Memory believes before knowing remembers. Believes longer than recollects, longer than knowing even wonders.

These sentences form the opening of Chapter 6, as young Joe Christmas is about to sneak into the dietician’s room at the orphanage to steal more of her toothpaste. Memory—and the long shadows it casts, influencing and altering the present and the future—is one of the central concerns of Faulkner’s multifaceted inquiry into the moral fiber of his characters. Both the quotation and the passage it introduces are characteristic of Faulkner’s rambling, free-associative style. At times, his descriptions and commentaries take on the quality of a prose poem, a tumbling series of images and impressions that cumulatively enacts and approximates the fleeting, half-formed images that constitute, in this case, a five-year-old’s earliest memories and sensory impressions.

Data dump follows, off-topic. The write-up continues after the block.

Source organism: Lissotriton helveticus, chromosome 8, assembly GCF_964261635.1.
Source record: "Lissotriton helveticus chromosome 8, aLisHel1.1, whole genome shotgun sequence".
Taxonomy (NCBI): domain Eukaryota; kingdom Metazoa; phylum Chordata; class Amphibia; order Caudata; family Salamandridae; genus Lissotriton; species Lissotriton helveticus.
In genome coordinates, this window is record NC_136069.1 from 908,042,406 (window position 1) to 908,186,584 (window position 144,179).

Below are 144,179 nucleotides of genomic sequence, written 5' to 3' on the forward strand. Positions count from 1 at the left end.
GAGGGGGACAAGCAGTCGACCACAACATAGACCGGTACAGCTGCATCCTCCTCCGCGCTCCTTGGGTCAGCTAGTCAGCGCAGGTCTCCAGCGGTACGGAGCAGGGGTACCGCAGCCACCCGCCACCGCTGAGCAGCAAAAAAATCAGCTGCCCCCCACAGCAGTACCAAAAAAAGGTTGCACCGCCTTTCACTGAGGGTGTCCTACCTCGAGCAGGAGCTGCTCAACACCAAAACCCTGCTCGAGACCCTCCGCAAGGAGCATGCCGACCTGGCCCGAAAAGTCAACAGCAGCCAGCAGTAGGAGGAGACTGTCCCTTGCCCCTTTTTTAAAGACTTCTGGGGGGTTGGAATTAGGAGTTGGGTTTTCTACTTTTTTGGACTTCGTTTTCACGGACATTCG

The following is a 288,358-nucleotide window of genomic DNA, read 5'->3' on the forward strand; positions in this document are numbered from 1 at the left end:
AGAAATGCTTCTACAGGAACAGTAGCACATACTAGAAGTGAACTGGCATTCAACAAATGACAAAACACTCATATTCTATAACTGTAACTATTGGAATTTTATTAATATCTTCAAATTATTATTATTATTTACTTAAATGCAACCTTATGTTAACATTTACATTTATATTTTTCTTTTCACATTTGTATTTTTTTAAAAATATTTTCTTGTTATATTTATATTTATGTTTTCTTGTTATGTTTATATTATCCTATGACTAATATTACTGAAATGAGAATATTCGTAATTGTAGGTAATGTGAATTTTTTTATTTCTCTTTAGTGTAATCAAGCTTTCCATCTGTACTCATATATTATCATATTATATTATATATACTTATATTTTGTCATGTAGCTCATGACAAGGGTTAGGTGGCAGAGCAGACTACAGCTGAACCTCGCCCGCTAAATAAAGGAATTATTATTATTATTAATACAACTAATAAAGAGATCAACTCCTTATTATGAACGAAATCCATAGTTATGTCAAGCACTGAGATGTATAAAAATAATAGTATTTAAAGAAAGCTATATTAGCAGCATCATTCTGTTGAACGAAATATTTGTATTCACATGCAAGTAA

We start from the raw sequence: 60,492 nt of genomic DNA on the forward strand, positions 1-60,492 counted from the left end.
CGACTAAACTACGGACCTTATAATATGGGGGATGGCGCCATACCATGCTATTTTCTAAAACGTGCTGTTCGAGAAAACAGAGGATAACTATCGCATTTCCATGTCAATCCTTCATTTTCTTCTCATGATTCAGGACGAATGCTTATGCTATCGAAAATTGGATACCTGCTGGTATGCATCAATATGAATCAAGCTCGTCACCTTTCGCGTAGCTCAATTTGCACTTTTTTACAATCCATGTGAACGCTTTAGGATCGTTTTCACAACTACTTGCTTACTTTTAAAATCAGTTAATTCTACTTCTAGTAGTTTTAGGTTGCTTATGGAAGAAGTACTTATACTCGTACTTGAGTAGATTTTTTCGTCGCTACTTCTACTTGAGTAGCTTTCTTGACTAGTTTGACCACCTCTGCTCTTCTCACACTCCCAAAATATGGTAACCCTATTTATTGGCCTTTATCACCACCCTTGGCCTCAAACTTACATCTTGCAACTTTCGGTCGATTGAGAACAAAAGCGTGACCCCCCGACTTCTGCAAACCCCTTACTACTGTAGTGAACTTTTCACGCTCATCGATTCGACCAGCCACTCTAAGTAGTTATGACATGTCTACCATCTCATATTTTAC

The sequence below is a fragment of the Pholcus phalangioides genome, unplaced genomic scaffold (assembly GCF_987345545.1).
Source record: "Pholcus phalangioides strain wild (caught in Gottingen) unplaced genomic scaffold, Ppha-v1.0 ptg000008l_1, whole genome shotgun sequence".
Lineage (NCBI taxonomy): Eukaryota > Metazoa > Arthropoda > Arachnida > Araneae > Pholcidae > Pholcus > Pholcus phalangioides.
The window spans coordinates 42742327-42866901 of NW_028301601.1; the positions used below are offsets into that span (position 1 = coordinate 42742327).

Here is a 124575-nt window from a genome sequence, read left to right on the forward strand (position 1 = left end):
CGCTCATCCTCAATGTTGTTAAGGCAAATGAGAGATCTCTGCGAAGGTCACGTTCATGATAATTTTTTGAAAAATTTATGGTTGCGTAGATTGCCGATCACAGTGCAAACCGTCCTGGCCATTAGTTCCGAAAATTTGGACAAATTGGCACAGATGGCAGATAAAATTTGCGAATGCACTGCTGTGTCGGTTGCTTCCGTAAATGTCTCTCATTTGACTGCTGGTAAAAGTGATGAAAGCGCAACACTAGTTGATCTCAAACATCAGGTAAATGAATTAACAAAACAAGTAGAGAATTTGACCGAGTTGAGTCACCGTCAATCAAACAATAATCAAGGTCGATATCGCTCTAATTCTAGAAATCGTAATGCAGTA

For many of Faulkner’s characters, the past represents an inheritance of struggle, pain, humiliation, and shame—a legacy that the characters spend the rest of their lives trying to outrun and deny. The history of abuses and neglect that punctuate Joe’s formative years forms a record of memory more powerful than any literal, “objective” recounting of the events that make up his life. Faulkner argues that a fleeting moment—an incident as random as a little boy stealing a squirt of toothpaste—can have implications that reach far beyond the moment. The cold and oppressive hallways of the orphanage form a psychic space that Joe carries with him, in memory, for the rest of his life. Whether the characters consciously recognize or acknowledge the events that shape their lives, they retain their memories, permanent and inalterable. Beyond recollection and wonder, beyond the rational consideration of the events that mark Joe’s life, lies the more potent and inescapable history of scars, both psychic and physical, that he bears. It is collectively these memories, and the slights and abuses they represent, that make him who he is and that conspire to drive him to his tragic end.